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Powering up



Power is the combination of strength and speed. It is force times velocity. Power is what enables explosive movements such as jumping.


Power is that sharp punch that drives the golf swing. It is the ability to accelerate as you skate.



Why power matters

Power is what we lose the fastest as we age. While some folks believe the loss of strength or muscle mass is the issue, it is power that should be the focus.


While we lose strength five times faster than muscle mass, we lose power five times faster than we lose strength. Every decade after 40, power declines 17 percent and strength 10 percent. In 30 years (at age 70), you’ll have lost 30 percent of your strength and 51 percent of your power.


This translates into reduced athletic performance as we age, and beyond a certain point, difficulty of carrying out the daily activities we need to live independently.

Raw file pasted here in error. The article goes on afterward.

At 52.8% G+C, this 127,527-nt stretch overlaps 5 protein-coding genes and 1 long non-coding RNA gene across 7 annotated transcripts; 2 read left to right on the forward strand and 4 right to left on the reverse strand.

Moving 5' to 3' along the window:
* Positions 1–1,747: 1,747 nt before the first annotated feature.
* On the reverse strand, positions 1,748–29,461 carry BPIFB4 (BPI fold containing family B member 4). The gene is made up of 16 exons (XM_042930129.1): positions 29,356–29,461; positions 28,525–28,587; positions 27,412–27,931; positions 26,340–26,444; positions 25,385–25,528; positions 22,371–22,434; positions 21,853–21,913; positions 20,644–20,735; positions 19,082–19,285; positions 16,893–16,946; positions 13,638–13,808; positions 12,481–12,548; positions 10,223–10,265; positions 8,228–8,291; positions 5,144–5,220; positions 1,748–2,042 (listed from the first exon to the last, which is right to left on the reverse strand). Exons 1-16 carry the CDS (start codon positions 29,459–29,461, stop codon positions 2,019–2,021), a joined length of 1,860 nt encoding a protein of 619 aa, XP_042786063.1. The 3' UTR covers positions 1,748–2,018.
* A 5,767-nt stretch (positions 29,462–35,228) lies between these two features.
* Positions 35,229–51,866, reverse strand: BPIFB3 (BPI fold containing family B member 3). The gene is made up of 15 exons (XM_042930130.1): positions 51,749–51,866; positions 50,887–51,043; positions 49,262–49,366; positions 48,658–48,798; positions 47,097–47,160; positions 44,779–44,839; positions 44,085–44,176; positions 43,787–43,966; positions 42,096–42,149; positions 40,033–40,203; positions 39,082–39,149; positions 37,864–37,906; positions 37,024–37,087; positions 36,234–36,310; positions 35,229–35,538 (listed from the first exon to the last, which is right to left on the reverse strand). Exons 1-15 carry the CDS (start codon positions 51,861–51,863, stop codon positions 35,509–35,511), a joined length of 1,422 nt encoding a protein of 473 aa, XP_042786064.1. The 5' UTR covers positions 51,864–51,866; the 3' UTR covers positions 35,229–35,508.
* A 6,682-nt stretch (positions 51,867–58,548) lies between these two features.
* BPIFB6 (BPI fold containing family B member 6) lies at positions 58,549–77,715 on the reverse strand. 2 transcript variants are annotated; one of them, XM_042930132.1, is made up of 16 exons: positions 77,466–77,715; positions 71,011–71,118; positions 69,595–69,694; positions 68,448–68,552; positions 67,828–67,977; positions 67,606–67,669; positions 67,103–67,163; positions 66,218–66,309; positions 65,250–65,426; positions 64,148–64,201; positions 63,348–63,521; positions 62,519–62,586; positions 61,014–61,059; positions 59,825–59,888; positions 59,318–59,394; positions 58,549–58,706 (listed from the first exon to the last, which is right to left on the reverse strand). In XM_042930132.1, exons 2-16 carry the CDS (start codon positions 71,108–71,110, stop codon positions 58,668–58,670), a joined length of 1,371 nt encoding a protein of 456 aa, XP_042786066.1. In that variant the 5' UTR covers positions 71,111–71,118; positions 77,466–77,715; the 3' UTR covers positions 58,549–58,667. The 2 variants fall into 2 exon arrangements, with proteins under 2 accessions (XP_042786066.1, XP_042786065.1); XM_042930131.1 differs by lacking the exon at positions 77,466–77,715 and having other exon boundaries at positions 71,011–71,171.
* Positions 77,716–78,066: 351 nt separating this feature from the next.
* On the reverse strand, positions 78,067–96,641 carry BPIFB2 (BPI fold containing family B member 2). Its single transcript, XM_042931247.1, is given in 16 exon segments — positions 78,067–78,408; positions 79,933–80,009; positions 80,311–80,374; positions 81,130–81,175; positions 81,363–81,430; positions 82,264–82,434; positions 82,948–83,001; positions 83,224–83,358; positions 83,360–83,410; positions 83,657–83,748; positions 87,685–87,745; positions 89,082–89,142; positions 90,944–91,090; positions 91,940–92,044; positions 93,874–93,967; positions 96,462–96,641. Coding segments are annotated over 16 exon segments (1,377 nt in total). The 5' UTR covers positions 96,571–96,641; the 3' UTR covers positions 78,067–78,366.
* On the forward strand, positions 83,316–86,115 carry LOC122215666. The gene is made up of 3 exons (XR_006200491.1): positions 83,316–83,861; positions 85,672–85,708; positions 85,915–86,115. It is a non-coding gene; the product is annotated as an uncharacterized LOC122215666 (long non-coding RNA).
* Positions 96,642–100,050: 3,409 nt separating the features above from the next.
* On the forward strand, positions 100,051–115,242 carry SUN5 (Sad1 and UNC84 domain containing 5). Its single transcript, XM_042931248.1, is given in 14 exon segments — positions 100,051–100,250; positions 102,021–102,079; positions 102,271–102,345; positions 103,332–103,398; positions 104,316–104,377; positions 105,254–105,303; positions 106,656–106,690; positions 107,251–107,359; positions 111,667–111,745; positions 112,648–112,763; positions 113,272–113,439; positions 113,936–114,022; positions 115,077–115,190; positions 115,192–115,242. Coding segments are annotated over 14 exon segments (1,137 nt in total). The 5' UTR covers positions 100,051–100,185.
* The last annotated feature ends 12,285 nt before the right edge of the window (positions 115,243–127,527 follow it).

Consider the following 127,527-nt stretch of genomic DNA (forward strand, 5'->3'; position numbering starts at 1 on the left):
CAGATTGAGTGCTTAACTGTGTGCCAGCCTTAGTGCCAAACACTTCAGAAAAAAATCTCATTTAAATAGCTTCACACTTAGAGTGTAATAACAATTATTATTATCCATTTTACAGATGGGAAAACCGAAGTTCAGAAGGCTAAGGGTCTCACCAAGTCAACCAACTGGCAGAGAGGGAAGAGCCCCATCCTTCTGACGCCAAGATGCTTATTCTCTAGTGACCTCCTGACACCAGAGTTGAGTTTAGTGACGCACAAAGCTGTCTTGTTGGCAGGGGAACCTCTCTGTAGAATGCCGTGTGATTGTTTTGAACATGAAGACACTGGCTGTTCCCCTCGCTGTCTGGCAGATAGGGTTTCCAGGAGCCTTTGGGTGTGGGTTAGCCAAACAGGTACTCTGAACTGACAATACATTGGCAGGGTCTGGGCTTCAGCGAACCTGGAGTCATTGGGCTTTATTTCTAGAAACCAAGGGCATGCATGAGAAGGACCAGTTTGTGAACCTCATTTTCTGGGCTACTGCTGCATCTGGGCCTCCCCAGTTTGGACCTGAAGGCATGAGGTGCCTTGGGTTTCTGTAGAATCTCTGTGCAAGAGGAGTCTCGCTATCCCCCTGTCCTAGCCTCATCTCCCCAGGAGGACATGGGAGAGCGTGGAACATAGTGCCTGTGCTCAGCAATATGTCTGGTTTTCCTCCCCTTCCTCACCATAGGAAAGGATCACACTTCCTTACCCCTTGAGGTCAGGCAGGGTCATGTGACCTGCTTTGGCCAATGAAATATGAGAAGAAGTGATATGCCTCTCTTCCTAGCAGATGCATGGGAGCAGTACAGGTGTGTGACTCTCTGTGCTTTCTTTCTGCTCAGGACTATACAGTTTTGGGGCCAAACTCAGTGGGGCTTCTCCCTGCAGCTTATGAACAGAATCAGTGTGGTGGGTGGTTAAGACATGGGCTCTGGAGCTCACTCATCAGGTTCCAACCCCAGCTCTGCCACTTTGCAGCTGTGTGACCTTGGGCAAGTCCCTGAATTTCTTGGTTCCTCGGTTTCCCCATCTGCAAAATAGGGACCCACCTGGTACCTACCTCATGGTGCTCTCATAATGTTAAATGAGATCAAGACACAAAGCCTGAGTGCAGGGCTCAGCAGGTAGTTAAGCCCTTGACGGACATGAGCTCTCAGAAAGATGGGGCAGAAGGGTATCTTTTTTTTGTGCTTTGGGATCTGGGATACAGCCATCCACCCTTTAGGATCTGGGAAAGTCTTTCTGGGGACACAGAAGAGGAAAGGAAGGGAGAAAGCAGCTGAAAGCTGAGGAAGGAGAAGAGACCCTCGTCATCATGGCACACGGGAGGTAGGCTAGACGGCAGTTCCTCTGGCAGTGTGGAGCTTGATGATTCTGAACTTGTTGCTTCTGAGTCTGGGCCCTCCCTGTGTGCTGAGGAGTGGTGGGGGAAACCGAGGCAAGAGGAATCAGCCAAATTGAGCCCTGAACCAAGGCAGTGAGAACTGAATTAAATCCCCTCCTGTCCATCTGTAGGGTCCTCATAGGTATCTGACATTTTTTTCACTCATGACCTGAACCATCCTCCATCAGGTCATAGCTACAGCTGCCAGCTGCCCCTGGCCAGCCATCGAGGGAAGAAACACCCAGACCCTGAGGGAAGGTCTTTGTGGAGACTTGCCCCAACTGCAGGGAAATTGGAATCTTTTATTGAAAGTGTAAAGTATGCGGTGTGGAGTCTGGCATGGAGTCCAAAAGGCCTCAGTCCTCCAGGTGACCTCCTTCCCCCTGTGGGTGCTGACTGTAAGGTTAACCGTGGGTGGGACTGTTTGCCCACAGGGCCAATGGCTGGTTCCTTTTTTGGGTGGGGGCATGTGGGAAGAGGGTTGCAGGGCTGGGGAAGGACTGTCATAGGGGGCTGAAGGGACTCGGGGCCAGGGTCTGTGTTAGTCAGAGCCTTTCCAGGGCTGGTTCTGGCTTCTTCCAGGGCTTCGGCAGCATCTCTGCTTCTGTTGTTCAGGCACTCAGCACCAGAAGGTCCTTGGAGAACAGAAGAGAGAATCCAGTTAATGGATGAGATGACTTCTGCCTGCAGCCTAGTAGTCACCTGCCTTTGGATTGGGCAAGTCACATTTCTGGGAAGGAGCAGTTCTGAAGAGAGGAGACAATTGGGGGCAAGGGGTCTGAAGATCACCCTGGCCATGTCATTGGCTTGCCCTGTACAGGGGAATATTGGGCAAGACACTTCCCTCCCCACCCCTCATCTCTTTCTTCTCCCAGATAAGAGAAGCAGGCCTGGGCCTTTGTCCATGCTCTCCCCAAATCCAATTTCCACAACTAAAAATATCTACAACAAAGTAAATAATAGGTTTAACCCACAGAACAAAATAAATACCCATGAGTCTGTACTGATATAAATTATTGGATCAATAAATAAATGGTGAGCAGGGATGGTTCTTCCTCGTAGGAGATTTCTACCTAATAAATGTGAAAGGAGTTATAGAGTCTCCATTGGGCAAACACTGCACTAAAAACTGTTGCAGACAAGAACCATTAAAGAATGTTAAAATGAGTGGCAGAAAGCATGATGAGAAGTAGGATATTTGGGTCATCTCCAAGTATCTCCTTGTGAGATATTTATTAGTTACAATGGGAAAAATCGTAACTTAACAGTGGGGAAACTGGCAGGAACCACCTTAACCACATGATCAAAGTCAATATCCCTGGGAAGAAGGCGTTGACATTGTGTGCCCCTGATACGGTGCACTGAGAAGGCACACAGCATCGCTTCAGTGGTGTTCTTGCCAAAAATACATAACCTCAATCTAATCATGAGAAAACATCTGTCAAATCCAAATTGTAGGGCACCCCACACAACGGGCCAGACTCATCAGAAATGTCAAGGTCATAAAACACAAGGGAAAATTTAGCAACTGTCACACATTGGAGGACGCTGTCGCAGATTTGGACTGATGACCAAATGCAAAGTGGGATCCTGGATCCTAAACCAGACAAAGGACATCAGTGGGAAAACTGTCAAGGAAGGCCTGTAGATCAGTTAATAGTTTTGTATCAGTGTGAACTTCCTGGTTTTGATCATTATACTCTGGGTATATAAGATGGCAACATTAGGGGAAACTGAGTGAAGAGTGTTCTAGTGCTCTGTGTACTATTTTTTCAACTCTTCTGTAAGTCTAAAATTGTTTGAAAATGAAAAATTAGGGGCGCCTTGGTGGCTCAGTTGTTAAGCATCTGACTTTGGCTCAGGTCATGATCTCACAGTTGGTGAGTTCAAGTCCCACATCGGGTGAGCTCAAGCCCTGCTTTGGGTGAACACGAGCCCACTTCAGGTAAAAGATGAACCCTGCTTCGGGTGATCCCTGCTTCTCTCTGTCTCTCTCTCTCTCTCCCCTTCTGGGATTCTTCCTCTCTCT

While hitting a baseball out of the park directly correlates to power, so does bracing yourself when you trip, to stop from falling. With that in mind, training power is critically important as we age.




Improving power

The ability to jump on a box is an indication of your lower body power. The ability to serve a tennis ball is an indication of your upper body power.


Power is of paramount importance. However, we must remember that muscle speed, to some extent, is a product of strength. You cannot be powerful if you’re not also strong.


Work on strength. Then train to add speed to increase power. Use a low resistance (a lighter weight load) but move it fast. Six to ten repetitions are enough. Beyond that, you are no longer working on power – you are working on strength.


Power up by adding one to two power workouts a week to your training regime.

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